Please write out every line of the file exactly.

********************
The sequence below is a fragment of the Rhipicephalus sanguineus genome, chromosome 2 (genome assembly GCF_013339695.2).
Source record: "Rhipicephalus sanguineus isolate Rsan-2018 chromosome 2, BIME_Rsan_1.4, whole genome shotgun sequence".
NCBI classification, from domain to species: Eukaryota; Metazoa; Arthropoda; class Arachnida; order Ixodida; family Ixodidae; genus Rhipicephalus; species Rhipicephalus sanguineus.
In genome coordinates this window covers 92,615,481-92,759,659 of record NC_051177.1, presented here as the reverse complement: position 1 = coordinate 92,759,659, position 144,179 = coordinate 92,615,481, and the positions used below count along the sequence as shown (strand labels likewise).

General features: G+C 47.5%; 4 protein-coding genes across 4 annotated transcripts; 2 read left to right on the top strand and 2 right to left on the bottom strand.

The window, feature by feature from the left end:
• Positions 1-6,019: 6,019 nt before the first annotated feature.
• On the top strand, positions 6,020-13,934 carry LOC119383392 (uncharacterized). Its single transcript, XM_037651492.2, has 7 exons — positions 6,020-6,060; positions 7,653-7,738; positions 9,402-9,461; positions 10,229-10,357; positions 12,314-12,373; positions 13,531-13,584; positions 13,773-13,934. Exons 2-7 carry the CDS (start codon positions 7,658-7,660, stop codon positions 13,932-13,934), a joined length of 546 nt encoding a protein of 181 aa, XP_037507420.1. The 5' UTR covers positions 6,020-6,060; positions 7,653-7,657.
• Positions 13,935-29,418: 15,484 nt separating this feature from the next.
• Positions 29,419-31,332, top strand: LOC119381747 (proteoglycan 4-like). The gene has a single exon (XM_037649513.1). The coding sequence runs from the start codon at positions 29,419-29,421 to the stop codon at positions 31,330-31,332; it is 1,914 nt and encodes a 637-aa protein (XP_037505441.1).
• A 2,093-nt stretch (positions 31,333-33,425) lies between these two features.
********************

The sequence below is a fragment of the Rhipicephalus sanguineus genome, chromosome 2 (genome assembly GCF_013339695.2).
Source record: "Rhipicephalus sanguineus isolate Rsan-2018 chromosome 2, BIME_Rsan_1.4, whole genome shotgun sequence".
NCBI classification, from domain to species: Eukaryota; Metazoa; Arthropoda; class Arachnida; order Ixodida; family Ixodidae; genus Rhipicephalus; species Rhipicephalus sanguineus.
In genome coordinates this window covers 92,615,481-92,759,659 of record NC_051177.1, presented here as the reverse complement: position 1 = coordinate 92,759,659, position 144,179 = coordinate 92,615,481, and the positions used below count along the sequence as shown (strand labels likewise).

General features: G+C 47.5%; 4 protein-coding genes across 4 annotated transcripts; 2 read left to right on the top strand and 2 right to left on the bottom strand.

The window, feature by feature from the left end:
• Positions 1-6,019: 6,019 nt before the first annotated feature.
• On the top strand, positions 6,020-13,934 carry LOC119383392 (uncharacterized). Its single transcript, XM_037651492.2, has 7 exons — positions 6,020-6,060; positions 7,653-7,738; positions 9,402-9,461; positions 10,229-10,357; positions 12,314-12,373; positions 13,531-13,584; positions 13,773-13,934. Exons 2-7 carry the CDS (start codon positions 7,658-7,660, stop codon positions 13,932-13,934), a joined length of 546 nt encoding a protein of 181 aa, XP_037507420.1. The 5' UTR covers positions 6,020-6,060; positions 7,653-7,657.
• Positions 13,935-29,418: 15,484 nt separating this feature from the next.
• Positions 29,419-31,332, top strand: LOC119381747 (proteoglycan 4-like). The gene has a single exon (XM_037649513.1). The coding sequence runs from the start codon at positions 29,419-29,421 to the stop codon at positions 31,330-31,332; it is 1,914 nt and encodes a 637-aa protein (XP_037505441.1).
• A 2,093-nt stretch (positions 31,333-33,425) lies between these two features.